Ultrasound on a Mobile - Inexpensive, Pervasive, and the Future

Posted by KatrinVerclas on May 04, 2009

Take a low-cost ultrasound probe, a Windows mobile phone, and the skills of two scientists at Washington University in St Louis in the United States, and you get the world's first mobile-phone ultrasound instrument.

USB-based ultrasound probes have been around since 2005, offering a much cheaper and more portable alternative to larger ultrasound machines.  Probes provide increasingly high-quality imaging for a tenth of the cost.  A typical, portable ultrasound device costs around $20,000, while USB probes sell for around $2,000 right now - and the price is declining. Probes are ideally suited for first-responders and for primary care in developing countries, for example. 

The small probes are connected to a phone with a USB cord that have been, typically, connected to a laptop for displaying the images. But carrying around laptops for transmitting images is not an option in many clinics in developing countries for lack of consistent electricity, heat, and lack of Internet access. 

Mobile phones, on the other hand, are ubiquitous, easy to use, and they have the mobile network built in to transmit and retrieve images.  William Richard, Associate Professor, and David Zar Research Associate, both at Washington University in St. Louis have now developed the first, fully integrated USB ultrasound probe.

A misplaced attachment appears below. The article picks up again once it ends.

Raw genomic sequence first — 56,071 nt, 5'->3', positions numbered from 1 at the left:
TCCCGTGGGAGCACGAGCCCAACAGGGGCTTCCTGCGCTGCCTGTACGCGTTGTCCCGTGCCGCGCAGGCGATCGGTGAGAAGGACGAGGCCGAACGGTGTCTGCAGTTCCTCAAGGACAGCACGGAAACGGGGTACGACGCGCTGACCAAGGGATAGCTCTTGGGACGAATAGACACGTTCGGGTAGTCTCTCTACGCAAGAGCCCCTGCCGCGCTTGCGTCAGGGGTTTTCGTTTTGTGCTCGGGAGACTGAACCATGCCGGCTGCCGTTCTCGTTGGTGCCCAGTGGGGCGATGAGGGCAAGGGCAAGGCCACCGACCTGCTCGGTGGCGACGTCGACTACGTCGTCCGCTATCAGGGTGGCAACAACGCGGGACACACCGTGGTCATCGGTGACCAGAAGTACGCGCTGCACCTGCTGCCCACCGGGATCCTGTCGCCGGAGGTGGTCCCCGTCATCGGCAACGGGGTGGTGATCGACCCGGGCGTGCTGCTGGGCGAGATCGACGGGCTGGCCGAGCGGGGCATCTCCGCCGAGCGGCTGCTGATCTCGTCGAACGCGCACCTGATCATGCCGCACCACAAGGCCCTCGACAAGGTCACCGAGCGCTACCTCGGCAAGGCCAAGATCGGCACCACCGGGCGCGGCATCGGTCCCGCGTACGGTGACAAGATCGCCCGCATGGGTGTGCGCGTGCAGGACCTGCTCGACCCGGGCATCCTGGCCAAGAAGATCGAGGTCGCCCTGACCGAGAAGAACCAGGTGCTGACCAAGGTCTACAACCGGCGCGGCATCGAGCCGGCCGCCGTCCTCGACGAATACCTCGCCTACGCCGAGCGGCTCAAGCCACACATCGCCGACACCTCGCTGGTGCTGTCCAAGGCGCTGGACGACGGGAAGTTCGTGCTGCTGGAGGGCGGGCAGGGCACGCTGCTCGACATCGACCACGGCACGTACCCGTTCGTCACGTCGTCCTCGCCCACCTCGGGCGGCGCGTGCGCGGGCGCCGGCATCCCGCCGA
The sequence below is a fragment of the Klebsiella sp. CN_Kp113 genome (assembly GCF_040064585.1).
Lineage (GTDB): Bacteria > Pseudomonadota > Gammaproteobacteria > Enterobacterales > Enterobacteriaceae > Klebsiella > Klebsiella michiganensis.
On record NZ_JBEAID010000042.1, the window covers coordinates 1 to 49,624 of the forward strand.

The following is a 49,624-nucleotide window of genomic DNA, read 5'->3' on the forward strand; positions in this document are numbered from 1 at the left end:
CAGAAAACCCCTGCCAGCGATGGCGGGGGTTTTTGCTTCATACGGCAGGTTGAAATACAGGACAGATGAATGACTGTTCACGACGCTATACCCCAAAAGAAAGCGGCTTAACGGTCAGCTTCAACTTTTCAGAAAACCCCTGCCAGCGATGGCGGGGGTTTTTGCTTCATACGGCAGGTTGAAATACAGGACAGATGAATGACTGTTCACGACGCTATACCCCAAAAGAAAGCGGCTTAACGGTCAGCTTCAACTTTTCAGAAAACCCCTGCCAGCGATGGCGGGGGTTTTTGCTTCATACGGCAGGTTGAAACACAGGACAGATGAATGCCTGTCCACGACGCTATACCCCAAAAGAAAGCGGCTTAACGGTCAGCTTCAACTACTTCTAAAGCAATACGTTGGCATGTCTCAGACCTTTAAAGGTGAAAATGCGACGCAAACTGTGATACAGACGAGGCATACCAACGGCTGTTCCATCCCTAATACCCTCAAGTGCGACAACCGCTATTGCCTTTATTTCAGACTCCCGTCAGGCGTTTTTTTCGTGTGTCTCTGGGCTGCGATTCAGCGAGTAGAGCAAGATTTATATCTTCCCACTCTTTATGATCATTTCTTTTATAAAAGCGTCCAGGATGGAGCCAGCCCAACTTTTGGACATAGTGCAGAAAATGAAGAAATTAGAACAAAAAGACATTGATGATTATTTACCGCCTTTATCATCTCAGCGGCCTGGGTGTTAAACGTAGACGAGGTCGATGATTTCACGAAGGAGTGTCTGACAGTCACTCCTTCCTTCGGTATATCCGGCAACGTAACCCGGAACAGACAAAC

As Zar notes, all of the electronics are in the probe itself; all that is needed is the actual probe, a USB cable, and the imaging platform connected with a USB cord -- such as Windows mobile phone. Working under a Microsoft Research grant, the researchers modified probes to work with a smart phone and developed a software development kit (SDK) to allow developers to build fully-custom applications for various mobile platforms.

Additionally, to enable low-cost development of new and customized applications based on these probes, there is a project underway by students at Washington University in St. Louis to create an open-source imaging application, based on this SDK, that works with all of the available low-cost, USB-based ultrasound probes.

The SDK works with Microsoft Visual Studio 2008 and includes a fully-functioning laptop/desktop-based Windows XP/Vista application for testing and determining optimal imaging settings.  Additionally, a fully-functioning Windows Mobile sample application in C# with full source code is included. The cell phone SDK will be made available for free under a free-to-use license. The researchers also note that probes are available for a nominal cost to developers. The SDK is available here, and a poster for the project is here.

Below is a video that showcases how the probe on a phone works.


We are looking forward to seeing ultrasound imagining extended to other platforms such as Symbian and Android, and are excited to watch as additional developers and students take on open source imaging on mobile devices as an area of practice.

Meanwhile, this is another exciting example of how mobiles are fundamentally changing the way primary health care could be delivered around the world.

Photo courtesy: Zar and Richards/WUSTL

about ultrasound

mobile phone ultrasound is very nice a new technic in world i like very much>

Post new comment

The content of this field is kept private and will not be shown publicly.
  • Allowed HTML tags: <a> <em> <strong> <cite> <code> <ul> <ol> <li> <dl> <dt> <dd><p><br> <b><i><blockquote>
  • Lines and paragraphs break automatically.

More information about formatting options